As you are creating the story, you don’t think, “How will I write this?” You think, “How will I say this?”
You can tell a lot with the pictures you use. If we show a girl holding a fish [that she caught], it says something about who she was.
For every story we did, all 400, before the show aired, I sat down with three people and told them the story. It enabled me to see how the story worked. If their eyes glazed over, I knew the story was going too slowly.
It’s like campfire storytelling — if you want to keep boys and girls awake, you have to tell a good story.
How is it contending with the pressure for Nielsen ratings? Imagine you’re doing a Broadway musical and, at any moment, the audience can stay right in their same seats and have their choice of switching to 500 other musicals.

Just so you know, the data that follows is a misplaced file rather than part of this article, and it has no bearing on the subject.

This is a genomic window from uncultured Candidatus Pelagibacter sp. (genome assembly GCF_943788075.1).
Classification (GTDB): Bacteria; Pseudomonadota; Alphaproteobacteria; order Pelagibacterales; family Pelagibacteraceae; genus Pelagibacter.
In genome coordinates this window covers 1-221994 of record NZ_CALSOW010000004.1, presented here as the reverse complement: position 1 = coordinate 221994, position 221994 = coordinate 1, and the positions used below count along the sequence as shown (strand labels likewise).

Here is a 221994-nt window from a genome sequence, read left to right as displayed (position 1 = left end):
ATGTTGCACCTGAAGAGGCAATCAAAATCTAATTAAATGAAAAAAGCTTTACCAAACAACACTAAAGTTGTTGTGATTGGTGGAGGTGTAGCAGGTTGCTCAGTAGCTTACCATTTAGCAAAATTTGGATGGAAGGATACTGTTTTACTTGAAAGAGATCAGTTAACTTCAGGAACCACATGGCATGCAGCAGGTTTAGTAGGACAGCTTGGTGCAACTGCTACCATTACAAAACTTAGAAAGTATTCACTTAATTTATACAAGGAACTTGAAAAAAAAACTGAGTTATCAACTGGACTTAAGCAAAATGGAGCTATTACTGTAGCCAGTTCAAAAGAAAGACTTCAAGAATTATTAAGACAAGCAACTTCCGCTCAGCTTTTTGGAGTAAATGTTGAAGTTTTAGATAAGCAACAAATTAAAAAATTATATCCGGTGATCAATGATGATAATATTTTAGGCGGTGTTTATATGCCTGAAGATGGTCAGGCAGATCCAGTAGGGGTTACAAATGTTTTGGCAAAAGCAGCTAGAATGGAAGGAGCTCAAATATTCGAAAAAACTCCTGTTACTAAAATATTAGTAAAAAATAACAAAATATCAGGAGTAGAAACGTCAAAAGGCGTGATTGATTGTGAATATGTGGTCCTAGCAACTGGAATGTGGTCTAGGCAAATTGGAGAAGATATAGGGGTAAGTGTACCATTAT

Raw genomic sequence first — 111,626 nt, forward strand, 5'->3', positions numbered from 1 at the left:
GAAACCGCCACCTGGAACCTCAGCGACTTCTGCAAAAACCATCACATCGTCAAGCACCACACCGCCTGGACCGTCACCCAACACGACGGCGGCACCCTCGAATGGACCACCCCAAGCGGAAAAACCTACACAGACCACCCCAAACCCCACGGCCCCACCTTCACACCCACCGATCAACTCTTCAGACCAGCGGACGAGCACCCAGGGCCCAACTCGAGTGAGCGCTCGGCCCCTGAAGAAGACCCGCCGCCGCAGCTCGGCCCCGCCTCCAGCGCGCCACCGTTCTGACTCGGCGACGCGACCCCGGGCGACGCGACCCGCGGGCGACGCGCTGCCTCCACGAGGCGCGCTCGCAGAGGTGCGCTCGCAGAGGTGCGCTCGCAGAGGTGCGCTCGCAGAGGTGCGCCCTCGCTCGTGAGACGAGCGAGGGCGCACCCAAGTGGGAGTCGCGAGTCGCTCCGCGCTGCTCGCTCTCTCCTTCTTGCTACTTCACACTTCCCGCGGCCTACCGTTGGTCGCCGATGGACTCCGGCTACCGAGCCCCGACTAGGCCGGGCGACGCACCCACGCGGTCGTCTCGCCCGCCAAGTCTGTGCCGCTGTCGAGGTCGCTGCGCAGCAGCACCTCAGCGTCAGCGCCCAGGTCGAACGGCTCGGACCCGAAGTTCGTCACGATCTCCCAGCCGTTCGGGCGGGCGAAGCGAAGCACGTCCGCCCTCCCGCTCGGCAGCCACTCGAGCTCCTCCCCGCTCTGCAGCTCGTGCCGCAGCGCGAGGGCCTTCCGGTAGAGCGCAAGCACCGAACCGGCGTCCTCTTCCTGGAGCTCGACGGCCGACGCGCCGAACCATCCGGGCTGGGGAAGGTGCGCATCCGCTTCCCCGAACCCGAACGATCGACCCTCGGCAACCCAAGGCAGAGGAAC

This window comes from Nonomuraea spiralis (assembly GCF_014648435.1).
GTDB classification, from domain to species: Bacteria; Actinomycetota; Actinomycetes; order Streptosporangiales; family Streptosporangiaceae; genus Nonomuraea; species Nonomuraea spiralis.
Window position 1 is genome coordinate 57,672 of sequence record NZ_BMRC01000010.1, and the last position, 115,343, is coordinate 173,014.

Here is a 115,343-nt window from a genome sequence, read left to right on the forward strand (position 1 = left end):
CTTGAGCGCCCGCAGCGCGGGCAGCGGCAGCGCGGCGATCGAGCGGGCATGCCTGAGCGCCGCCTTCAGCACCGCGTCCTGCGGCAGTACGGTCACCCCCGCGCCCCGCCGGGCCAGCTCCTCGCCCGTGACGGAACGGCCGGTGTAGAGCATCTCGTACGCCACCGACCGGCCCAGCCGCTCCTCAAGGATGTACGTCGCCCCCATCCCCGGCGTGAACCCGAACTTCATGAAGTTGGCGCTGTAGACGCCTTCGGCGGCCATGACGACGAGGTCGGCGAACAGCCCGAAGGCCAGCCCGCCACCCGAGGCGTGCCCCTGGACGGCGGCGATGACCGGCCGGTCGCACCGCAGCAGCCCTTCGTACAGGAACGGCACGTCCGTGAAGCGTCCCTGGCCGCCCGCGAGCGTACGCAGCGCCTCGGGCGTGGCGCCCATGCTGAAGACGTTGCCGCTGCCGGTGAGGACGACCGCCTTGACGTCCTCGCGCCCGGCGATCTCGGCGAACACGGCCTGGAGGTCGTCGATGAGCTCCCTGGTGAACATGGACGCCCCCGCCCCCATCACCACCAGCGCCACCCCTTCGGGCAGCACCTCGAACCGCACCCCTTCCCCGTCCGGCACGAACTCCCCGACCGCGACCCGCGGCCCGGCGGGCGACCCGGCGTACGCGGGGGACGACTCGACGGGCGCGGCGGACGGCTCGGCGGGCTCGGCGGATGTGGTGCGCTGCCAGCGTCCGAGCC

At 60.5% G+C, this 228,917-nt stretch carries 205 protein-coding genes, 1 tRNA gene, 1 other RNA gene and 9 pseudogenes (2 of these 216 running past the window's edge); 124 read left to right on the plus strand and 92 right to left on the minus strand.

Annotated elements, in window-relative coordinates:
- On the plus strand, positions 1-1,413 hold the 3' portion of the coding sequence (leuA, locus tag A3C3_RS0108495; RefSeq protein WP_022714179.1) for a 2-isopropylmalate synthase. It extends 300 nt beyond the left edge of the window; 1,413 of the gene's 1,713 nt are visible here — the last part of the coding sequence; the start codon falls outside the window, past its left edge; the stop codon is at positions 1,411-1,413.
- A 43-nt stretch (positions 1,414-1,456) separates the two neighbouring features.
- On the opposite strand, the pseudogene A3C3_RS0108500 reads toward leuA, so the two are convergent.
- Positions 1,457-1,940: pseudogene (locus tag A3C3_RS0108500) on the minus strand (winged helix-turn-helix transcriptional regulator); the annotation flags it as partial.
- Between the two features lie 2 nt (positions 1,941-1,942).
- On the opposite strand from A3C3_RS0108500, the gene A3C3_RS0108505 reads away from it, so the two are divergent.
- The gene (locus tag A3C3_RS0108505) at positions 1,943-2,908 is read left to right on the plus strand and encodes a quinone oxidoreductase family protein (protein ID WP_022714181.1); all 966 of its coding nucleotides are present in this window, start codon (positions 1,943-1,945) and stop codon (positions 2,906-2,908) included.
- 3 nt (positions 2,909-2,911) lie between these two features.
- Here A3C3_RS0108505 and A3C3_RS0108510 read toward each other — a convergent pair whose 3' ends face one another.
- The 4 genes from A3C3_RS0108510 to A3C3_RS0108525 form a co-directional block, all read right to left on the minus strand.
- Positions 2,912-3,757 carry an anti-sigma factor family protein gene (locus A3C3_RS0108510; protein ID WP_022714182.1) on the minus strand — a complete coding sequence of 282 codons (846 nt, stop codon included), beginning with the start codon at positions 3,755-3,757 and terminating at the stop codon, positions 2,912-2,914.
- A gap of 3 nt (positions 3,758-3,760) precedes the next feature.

TV producers are not evaluated on the value of their show — or how many people watch it. They are evaluated on how many viewers watch the ads during breaks.
You have to have a show that people are emotionally tied to so that they are afraid to get up.
How do you keep viewers in their seats? When I started the show on TLC in 1996, they wanted us to use teasers. I said no: The show should provide the incentive for viewers to come back. Toward the end of Jeopardy, when they come back from the break, Alex goes right into the Final Jeopardy question — there’s no recap. People don’t want to miss that question.
Viewers of Forensic Files want to know who killed that guy. That’s why you can’t open the show with any hint of who did it.
When we interviewed a killer on camera, we would go to the prison with our own [street] clothes for him to wear. That way, viewers don’t know yet that he did it.
We also use the passive tense in scripts, even though writers are taught not to in school. The passive tense lets you put information out there without saying who did it.